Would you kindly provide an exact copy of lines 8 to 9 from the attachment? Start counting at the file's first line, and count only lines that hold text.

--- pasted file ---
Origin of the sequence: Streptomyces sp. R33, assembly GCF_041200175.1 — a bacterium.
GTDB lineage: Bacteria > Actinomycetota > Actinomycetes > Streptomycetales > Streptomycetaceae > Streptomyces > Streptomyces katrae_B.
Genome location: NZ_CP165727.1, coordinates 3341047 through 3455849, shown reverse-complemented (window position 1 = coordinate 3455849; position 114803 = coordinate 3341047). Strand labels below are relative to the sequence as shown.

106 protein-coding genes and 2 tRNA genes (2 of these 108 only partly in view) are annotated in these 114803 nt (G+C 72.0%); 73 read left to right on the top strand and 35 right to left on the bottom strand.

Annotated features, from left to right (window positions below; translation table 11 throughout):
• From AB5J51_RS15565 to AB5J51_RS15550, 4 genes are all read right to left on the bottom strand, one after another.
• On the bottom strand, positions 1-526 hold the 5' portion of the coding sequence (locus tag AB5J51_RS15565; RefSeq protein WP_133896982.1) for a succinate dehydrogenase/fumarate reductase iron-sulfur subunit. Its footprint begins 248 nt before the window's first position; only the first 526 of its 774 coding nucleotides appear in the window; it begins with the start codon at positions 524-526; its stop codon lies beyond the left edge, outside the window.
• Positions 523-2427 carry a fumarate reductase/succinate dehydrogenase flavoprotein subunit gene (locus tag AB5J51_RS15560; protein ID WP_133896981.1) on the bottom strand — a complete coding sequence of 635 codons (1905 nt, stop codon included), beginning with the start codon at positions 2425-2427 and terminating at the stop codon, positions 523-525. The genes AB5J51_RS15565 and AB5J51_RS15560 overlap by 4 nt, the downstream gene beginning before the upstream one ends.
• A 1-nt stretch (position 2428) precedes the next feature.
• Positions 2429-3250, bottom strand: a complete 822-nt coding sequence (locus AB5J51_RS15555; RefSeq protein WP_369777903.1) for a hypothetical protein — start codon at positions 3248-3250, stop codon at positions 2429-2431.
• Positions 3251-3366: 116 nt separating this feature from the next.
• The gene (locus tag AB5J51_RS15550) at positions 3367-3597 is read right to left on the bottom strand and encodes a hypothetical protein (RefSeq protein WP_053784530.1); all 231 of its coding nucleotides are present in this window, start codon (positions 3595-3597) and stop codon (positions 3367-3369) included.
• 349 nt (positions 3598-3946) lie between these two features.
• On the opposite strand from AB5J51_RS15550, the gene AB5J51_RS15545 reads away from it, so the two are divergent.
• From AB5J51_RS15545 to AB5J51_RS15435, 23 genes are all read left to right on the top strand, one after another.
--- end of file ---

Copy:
• Positions 523-2427 carry a fumarate reductase/succinate dehydrogenase flavoprotein subunit gene (locus tag AB5J51_RS15560; protein ID WP_133896981.1) on the bottom strand — a complete coding sequence of 635 codons (1905 nt, stop codon included), beginning with the start codon at positions 2425-2427 and terminating at the stop codon, positions 523-525. The genes AB5J51_RS15565 and AB5J51_RS15560 overlap by 4 nt, the downstream gene beginning before the upstream one ends.
• A 1-nt stretch (position 2428) precedes the next feature.